Secondly, near-field communication (NFC) technology payments are a more popular (and trusted) form of contactless payments in North America. As a result, QR codes have had a difficult time staking new territory in the market.
Old habits die hard. Whereas China has been effectively cashless for years, American consumers haven’t embraced payment innovations with quite the same level of fervor.
Still, pandemic-inspired habits and trends suggest that QR codes will play an increasingly vital role in the future of American payments.
QR Codes: Key Benefits for Merchants
While more and more consumers are steadily embracing QR codes, merchants remain fully invested in their success.
After all, they stand to enjoy a number of benefits, including:
• Reduced operational costs, as merchants will need fewer point-of-sale (POS) terminals (and potentially fewer staff)
• Greater convenience, as a QR-based payment system can be enabled with just one smartphone
• Increased accessibility, as the vast majority of Americans have smartphones with built-in QR code scanners
• Improved safety, as QR codes promote a touchless buying experience for consumers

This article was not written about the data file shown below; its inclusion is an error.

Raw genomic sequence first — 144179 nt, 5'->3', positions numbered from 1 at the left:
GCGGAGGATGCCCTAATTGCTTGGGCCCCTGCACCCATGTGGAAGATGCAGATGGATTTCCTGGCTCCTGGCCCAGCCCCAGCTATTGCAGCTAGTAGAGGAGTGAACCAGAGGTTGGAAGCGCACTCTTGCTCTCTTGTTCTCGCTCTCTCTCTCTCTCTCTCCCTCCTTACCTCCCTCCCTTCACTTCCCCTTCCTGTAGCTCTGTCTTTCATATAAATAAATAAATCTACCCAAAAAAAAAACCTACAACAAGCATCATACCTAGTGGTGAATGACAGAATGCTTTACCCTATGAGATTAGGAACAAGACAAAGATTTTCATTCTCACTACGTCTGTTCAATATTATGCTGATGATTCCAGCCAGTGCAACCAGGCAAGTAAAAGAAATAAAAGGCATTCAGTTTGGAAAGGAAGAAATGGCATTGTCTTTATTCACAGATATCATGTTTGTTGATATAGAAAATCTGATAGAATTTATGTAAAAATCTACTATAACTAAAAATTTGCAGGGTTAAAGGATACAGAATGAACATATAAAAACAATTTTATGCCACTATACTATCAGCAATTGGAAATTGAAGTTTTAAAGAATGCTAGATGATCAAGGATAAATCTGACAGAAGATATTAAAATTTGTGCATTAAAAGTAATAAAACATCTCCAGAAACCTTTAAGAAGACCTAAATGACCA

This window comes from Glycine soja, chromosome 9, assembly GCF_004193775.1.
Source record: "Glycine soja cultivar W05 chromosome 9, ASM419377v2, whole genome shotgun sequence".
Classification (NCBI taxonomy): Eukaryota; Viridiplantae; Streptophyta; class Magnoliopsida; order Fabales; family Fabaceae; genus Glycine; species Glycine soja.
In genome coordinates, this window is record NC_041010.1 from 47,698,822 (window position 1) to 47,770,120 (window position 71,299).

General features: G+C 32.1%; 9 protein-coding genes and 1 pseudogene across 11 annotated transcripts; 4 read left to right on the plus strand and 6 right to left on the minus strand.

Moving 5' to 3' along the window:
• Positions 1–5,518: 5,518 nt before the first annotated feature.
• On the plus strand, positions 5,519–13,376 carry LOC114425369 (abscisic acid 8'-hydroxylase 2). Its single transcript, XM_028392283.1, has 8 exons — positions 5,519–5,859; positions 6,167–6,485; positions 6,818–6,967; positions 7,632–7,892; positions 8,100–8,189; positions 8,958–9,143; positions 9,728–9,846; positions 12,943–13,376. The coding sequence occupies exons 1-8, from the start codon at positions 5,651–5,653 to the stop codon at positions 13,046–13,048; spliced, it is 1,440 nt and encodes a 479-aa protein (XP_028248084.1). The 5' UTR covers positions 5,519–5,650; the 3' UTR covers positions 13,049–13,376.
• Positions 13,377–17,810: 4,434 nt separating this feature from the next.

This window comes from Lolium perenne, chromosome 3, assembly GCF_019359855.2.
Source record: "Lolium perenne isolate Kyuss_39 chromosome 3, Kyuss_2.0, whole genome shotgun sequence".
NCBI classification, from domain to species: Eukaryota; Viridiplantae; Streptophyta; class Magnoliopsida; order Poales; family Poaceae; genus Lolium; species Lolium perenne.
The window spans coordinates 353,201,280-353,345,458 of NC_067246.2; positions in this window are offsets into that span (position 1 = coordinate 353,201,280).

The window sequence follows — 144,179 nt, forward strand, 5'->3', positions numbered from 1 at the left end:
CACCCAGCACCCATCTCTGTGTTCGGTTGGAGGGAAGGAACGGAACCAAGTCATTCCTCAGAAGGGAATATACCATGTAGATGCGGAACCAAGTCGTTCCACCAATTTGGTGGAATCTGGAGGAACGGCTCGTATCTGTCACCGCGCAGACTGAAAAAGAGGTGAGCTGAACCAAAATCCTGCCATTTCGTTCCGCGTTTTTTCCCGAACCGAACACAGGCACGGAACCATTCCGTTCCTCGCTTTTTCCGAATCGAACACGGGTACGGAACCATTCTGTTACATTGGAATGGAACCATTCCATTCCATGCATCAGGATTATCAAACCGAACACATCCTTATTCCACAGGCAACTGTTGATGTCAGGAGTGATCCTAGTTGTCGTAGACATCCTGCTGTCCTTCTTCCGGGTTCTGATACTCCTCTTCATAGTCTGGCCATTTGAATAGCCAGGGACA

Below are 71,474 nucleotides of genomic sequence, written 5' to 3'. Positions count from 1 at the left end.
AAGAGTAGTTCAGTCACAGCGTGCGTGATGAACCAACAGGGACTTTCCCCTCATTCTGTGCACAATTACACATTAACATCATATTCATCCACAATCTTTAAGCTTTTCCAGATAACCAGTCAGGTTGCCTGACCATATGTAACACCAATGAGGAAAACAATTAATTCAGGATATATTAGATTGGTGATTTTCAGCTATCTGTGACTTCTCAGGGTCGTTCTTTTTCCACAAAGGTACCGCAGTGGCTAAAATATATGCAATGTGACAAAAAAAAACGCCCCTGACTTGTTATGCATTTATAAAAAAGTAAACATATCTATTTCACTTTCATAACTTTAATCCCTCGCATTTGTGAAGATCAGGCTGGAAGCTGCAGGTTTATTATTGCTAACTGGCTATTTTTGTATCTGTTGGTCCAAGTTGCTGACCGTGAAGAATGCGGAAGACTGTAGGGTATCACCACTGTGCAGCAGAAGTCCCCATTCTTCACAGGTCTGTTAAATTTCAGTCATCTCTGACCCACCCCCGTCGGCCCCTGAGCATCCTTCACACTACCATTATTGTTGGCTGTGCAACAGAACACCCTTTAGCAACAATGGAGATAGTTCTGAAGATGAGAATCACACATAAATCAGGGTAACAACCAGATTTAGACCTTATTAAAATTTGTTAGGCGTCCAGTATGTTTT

• Strengthened security, as QR codes provide unprecedented levels of encryption
• Enhanced speed, as QR code payments rank among the fastest alternative payments
For modern merchants, there’s truly unlimited upside potential in adopting QR codes. Conversely, merchants that neglect to include QR codes in their payment suite may face significant financial loss.
As Citcon CEO Chuck Huang recently noted,
“[Merchants that] don’t include the use of online QR codes outside of the U.S., if they go to Asian or Chinese consumers without offering the QR code, they lose 80% of their audience. Even for the U.S., if a younger consumer has a QR code option to pay before they go pick up food at a restaurant, they’re going to use it.”
Change is coming. The question remains: will merchants be prepared for the inevitable shift?
It’s only a matter of time before quick-response codes become commonplace in the United States. Indeed, there are simply too many smartphones and digital wallets in circulation to stop the coming QR code revolution.
That’s why American merchants are preparing for the alternative payments of tomorrow by integrating QR codes into their businesses today.
At Citcon, we’re dedicated to helping business owners elevate their customer experience across every touchpoint. By leveraging our advanced API, you can give consumers the convenient, accessible, and safe payment options they know and love.
Ready to learn more about the power of QR codes?
Click here to request a short, no-commitment demo with a member of the Citcon team today.